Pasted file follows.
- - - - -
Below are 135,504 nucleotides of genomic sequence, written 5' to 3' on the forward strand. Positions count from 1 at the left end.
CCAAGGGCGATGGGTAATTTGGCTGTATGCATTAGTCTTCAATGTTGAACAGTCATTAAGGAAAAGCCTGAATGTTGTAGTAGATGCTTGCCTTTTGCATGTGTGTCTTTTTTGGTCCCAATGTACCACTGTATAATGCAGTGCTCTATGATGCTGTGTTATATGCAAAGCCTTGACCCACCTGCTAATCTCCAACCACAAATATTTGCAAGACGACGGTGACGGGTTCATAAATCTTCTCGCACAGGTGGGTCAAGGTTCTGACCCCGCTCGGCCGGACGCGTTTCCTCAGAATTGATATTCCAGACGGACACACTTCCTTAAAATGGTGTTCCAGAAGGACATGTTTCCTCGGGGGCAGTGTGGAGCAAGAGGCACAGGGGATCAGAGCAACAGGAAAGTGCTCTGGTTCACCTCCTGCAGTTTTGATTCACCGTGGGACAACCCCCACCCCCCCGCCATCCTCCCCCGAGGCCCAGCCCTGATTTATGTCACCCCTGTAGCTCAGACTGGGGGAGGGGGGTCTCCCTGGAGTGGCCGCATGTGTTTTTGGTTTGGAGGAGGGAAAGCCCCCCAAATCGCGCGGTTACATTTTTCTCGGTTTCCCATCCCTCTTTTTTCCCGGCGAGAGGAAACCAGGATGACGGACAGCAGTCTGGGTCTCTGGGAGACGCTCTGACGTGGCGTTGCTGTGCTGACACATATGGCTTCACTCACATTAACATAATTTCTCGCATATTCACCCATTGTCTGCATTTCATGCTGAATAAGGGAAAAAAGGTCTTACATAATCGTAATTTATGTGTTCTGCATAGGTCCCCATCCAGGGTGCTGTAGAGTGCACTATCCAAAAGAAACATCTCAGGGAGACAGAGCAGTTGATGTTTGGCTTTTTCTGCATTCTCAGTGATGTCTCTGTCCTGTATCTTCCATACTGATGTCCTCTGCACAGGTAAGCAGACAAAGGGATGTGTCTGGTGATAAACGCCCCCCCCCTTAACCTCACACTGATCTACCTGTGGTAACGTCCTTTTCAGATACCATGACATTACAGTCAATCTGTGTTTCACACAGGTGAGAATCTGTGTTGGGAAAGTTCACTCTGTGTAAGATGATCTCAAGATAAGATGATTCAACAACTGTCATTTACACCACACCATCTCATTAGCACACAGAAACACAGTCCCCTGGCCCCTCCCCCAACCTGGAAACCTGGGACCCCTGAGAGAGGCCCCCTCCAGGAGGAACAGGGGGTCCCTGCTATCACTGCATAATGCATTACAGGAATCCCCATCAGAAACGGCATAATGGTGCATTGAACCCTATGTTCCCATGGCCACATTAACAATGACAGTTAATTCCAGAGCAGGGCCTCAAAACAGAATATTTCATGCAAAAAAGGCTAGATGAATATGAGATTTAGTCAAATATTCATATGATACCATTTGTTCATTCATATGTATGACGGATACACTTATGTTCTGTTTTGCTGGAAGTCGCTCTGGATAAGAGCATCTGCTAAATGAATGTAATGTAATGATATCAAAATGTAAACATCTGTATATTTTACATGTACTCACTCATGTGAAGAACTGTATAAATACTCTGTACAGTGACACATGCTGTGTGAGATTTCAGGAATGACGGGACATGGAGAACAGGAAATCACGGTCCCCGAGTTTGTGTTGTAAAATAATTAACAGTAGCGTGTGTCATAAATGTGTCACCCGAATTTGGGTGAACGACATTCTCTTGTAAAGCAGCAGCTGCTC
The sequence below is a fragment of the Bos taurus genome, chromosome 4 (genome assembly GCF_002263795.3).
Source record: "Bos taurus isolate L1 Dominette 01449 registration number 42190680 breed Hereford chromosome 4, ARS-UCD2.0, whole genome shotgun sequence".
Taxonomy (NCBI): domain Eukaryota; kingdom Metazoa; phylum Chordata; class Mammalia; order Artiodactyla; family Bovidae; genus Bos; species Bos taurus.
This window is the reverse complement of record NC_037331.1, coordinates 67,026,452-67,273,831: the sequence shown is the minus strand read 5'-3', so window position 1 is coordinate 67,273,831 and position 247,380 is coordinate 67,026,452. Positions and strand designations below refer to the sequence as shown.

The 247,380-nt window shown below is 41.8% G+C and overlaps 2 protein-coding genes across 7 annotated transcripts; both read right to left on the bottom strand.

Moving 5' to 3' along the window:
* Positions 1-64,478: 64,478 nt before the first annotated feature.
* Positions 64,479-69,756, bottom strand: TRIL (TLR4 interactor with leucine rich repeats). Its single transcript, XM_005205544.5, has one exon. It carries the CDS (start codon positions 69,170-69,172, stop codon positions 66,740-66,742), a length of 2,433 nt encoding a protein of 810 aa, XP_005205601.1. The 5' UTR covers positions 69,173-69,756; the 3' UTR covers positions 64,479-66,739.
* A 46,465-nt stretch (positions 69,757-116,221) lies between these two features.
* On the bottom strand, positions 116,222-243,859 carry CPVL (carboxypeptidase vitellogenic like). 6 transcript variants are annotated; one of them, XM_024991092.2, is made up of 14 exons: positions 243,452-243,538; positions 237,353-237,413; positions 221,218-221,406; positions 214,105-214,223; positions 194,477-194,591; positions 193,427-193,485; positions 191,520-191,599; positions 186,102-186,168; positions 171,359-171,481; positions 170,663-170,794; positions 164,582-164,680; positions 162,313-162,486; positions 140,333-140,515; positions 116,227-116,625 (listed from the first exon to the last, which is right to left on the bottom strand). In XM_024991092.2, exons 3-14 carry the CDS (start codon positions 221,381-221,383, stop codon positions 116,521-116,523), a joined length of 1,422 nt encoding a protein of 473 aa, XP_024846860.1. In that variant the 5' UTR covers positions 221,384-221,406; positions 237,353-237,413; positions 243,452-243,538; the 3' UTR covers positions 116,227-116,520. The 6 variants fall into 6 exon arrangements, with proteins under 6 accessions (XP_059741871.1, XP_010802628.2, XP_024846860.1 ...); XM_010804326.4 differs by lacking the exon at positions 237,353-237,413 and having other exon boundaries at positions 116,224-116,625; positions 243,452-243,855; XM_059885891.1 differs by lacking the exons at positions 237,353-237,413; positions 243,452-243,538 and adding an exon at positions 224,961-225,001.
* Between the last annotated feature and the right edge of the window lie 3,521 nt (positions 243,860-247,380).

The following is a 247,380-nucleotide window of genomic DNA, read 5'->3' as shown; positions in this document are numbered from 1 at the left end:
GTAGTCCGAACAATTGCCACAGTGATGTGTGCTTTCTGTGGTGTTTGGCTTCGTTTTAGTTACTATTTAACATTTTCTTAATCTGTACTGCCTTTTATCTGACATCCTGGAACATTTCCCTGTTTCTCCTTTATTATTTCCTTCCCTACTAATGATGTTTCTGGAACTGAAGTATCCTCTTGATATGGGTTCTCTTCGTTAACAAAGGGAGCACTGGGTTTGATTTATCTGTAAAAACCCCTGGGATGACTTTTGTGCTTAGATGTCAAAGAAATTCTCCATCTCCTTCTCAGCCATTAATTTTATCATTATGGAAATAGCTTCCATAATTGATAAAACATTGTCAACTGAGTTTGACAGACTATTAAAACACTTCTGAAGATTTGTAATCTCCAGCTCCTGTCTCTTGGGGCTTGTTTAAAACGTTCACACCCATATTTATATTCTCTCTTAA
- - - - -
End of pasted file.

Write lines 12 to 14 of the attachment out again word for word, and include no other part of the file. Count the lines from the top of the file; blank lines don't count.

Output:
* On the bottom strand, positions 116,222-243,859 carry CPVL (carboxypeptidase vitellogenic like). 6 transcript variants are annotated; one of them, XM_024991092.2, is made up of 14 exons: positions 243,452-243,538; positions 237,353-237,413; positions 221,218-221,406; positions 214,105-214,223; positions 194,477-194,591; positions 193,427-193,485; positions 191,520-191,599; positions 186,102-186,168; positions 171,359-171,481; positions 170,663-170,794; positions 164,582-164,680; positions 162,313-162,486; positions 140,333-140,515; positions 116,227-116,625 (listed from the first exon to the last, which is right to left on the bottom strand). In XM_024991092.2, exons 3-14 carry the CDS (start codon positions 221,381-221,383, stop codon positions 116,521-116,523), a joined length of 1,422 nt encoding a protein of 473 aa, XP_024846860.1. In that variant the 5' UTR covers positions 221,384-221,406; positions 237,353-237,413; positions 243,452-243,538; the 3' UTR covers positions 116,227-116,520. The 6 variants fall into 6 exon arrangements, with proteins under 6 accessions (XP_059741871.1, XP_010802628.2, XP_024846860.1 ...); XM_010804326.4 differs by lacking the exon at positions 237,353-237,413 and having other exon boundaries at positions 116,224-116,625; positions 243,452-243,855; XM_059885891.1 differs by lacking the exons at positions 237,353-237,413; positions 243,452-243,538 and adding an exon at positions 224,961-225,001.
* Between the last annotated feature and the right edge of the window lie 3,521 nt (positions 243,860-247,380).

The following is a 247,380-nucleotide window of genomic DNA, read 5'->3' as shown; positions in this document are numbered from 1 at the left end: